While rereading Chicken With Plums to re-review the new paperback edition, I came across one other English-language Satrapi book I had yet to read, children's picture book Monsters Are Afraid of the Moon (Bloomsbury; 2006).
It's not a comic or a hybrid picture book/comic book, but I thought it would be well worth taking a look at here, since Satrapi is primarily known for her comics work. It also provides readers with an opportunity to see the cartoonist working with subject matter that differs greatly from her autobiographical and family history work, and in a somewhat different style. Plus, it's in color! That's the first thing I noticed when flipping it open; when I think of Satrapi, I immediately think of the stark black and white (with no gradations of gray) of her comics.
The story is the story of Marie (that's her up there on the cover), a young girl with a normal, happy, care-free life. Or at least, normal, happy care-free day times. Night time is a different matter, as each night she's visited by "three of the scariest monster who ever lived."
That's how Satrapi describes the monsters, anyway. They don't look all that scary to me:
And their behavior seems more irritating than alarming. They pinch her "right on the nose," pull her hair and "the third scary monster would stick out his tongue and go cross-eyed." What a bunch of jerks.
Thinking of a solution, Marie realizes that monsters are afraid of light and decides to sleep with the light on, and thus she lived happily ever after.
No, that's not what happened.
Instead, Marie decides to cut down the moon, using a pair of scissors with really long blades, and shee keeps it in a birdcage in her room. So now it's always bright in her room at night, and the monsters no longer trouble her.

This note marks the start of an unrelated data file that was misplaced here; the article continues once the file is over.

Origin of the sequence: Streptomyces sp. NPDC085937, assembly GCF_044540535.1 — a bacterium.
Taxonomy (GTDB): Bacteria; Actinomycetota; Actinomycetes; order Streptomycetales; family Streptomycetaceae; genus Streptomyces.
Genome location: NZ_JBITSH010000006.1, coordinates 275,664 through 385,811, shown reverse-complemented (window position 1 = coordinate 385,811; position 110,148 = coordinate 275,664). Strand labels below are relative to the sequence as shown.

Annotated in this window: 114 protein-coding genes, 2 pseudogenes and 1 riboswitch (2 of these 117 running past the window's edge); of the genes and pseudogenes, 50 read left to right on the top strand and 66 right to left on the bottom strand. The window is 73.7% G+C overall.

However, the night sky is now dark, which causes some problems for the town's cats, who can't see where they're going any more, and are always getting injured.
Satrapi draws pretty good anthropomorphic cats. Here they are, with all of their cute little injuries:
(Apologies for the shadow on the left edge of the scan there).
Oh, and check out this ambulance the cats ride in:
Is that a little cat-sized ambulance with a tiny little cat-sized human ambulance driver? Or are those giant cats?
With so many cats injured, the town's rat population goes wild, and start ruining things for cats and humans alike. It gets so bad that the cats go to "his majesty the Cat King." (Not King Cat, so I don't think John Porcellino has cause to sue Satrapi over this or anything).
(The Cat King)
Once the Cat King explains the situation to Marie, she agrees to put the moon back, in exchange for a cat guarding her at night, since monsters are also afraid of cats. And now Marie and everyone else lives happily ever.
Well, except for the monsters.
And perhaps some neighbor girl who doesn't have a cat, whom the monsters will terrorize from now on...